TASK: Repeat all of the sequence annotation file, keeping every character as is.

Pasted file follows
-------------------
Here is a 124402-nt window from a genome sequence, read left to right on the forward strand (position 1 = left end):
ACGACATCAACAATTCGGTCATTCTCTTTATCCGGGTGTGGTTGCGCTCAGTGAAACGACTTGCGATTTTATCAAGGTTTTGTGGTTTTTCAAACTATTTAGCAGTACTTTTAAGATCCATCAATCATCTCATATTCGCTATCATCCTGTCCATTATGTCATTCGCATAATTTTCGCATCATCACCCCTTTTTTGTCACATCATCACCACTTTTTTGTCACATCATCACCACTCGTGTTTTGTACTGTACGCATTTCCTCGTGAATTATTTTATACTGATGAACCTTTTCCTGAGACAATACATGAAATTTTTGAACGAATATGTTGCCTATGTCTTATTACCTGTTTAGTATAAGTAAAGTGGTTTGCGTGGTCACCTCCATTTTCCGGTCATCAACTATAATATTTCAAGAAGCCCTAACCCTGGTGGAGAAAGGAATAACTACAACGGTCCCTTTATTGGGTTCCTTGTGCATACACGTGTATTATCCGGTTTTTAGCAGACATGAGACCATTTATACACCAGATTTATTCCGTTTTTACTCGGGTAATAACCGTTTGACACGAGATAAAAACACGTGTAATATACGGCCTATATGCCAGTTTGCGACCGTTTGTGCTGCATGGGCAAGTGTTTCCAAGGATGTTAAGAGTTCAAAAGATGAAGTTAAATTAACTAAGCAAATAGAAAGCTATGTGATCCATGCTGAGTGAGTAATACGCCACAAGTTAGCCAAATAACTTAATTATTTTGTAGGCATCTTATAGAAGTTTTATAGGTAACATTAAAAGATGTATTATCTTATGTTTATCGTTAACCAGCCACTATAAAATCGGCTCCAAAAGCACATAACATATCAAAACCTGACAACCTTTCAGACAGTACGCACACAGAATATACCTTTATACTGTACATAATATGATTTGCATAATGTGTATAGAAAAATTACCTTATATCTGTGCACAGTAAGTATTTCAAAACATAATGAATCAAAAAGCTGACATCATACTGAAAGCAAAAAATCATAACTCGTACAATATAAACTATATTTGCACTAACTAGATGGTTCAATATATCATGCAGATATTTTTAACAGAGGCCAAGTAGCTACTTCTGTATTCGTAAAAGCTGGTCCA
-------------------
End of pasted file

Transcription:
Here is a 124402-nt window from a genome sequence, read left to right on the forward strand (position 1 = left end):
ACGACATCAACAATTCGGTCATTCTCTTTATCCGGGTGTGGTTGCGCTCAGTGAAACGACTTGCGATTTTATCAAGGTTTTGTGGTTTTTCAAACTATTTAGCAGTACTTTTAAGATCCATCAATCATCTCATATTCGCTATCATCCTGTCCATTATGTCATTCGCATAATTTTCGCATCATCACCCCTTTTTTGTCACATCATCACCACTTTTTTGTCACATCATCACCACTCGTGTTTTGTACTGTACGCATTTCCTCGTGAATTATTTTATACTGATGAACCTTTTCCTGAGACAATACATGAAATTTTTGAACGAATATGTTGCCTATGTCTTATTACCTGTTTAGTATAAGTAAAGTGGTTTGCGTGGTCACCTCCATTTTCCGGTCATCAACTATAATATTTCAAGAAGCCCTAACCCTGGTGGAGAAAGGAATAACTACAACGGTCCCTTTATTGGGTTCCTTGTGCATACACGTGTATTATCCGGTTTTTAGCAGACATGAGACCATTTATACACCAGATTTATTCCGTTTTTACTCGGGTAATAACCGTTTGACACGAGATAAAAACACGTGTAATATACGGCCTATATGCCAGTTTGCGACCGTTTGTGCTGCATGGGCAAGTGTTTCCAAGGATGTTAAGAGTTCAAAAGATGAAGTTAAATTAACTAAGCAAATAGAAAGCTATGTGATCCATGCTGAGTGAGTAATACGCCACAAGTTAGCCAAATAACTTAATTATTTTGTAGGCATCTTATAGAAGTTTTATAGGTAACATTAAAAGATGTATTATCTTATGTTTATCGTTAACCAGCCACTATAAAATCGGCTCCAAAAGCACATAACATATCAAAACCTGACAACCTTTCAGACAGTACGCACACAGAATATACCTTTATACTGTACATAATATGATTTGCATAATGTGTATAGAAAAATTACCTTATATCTGTGCACAGTAAGTATTTCAAAACATAATGAATCAAAAAGCTGACATCATACTGAAAGCAAAAAATCATAACTCGTACAATATAAACTATATTTGCACTAACTAGATGGTTCAATATATCATGCAGATATTTTTAACAGAGGCCAAGTAGCTACTTCTGTATTCGTAAAAGCTGGTCCA